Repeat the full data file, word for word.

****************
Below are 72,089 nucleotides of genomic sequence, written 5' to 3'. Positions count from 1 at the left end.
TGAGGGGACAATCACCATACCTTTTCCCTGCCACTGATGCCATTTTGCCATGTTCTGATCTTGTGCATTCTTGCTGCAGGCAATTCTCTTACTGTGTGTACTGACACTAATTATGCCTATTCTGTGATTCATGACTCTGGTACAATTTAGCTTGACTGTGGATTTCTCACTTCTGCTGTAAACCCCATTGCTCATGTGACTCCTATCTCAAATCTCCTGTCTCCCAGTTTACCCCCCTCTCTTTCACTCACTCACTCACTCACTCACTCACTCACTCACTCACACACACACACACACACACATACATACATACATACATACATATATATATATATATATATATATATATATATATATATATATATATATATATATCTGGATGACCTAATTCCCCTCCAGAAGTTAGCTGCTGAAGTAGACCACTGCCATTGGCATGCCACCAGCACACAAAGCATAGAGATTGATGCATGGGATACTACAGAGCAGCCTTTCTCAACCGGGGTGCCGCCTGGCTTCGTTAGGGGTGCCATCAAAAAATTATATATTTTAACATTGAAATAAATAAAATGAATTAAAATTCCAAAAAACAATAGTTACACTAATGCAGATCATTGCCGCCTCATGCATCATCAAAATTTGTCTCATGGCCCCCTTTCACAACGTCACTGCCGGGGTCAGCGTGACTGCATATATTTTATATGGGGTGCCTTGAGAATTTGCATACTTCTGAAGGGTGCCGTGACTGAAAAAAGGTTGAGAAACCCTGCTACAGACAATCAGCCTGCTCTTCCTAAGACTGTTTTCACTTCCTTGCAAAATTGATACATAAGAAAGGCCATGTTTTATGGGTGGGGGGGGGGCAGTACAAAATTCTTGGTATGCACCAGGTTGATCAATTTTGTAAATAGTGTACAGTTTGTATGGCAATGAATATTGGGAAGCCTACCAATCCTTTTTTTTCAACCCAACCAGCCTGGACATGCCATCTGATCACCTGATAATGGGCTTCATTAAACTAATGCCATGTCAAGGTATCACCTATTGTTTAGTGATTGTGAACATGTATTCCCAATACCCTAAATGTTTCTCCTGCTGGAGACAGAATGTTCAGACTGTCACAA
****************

Below are 72,089 nucleotides of genomic sequence, written 5' to 3'. Positions count from 1 at the left end.
TGAGGGGACAATCACCATACCTTTTCCCTGCCACTGATGCCATTTTGCCATGTTCTGATCTTGTGCATTCTTGCTGCAGGCAATTCTCTTACTGTGTGTACTGACACTAATTATGCCTATTCTGTGATTCATGACTCTGGTACAATTTAGCTTGACTGTGGATTTCTCACTTCTGCTGTAAACCCCATTGCTCATGTGACTCCTATCTCAAATCTCCTGTCTCCCAGTTTACCCCCCTCTCTTTCACTCACTCACTCACTCACTCACTCACTCACTCACTCACACACACACACACACACACATACATACATACATACATACATATATATATATATATATATATATATATATATATATATATATATATATATATATCTGGATGACCTAATTCCCCTCCAGAAGTTAGCTGCTGAAGTAGACCACTGCCATTGGCATGCCACCAGCACACAAAGCATAGAGATTGATGCATGGGATACTACAGAGCAGCCTTTCTCAACCGGGGTGCCGCCTGGCTTCGTTAGGGGTGCCATCAAAAAATTATATATTTTAACATTGAAATAAATAAAATGAATTAAAATTCCAAAAAACAATAGTTACACTAATGCAGATCATTGCCGCCTCATGCATCATCAAAATTTGTCTCATGGCCCCCTTTCACAACGTCACTGCCGGGGTCAGCGTGACTGCATATATTTTATATGGGGTGCCTTGAGAATTTGCATACTTCTGAAGGGTGCCGTGACTGAAAAAAGGTTGAGAAACCCTGCTACAGACAATCAGCCTGCTCTTCCTAAGACTGTTTTCACTTCCTTGCAAAATTGATACATAAGAAAGGCCATGTTTTATGGGTGGGGGGGGGGCAGTACAAAATTCTTGGTATGCACCAGGTTGATCAATTTTGTAAATAGTGTACAGTTTGTATGGCAATGAATATTGGGAAGCCTACCAATCCTTTTTTTTCAACCCAACCAGCCTGGACATGCCATCTGATCACCTGATAATGGGCTTCATTAAACTAATGCCATGTCAAGGTATCACCTATTGTTTAGTGATTGTGAACATGTATTCCCAATACCCTAAATGTTTCTCCTGCTGGAGACAGAATGTTCAGACTGTCACAA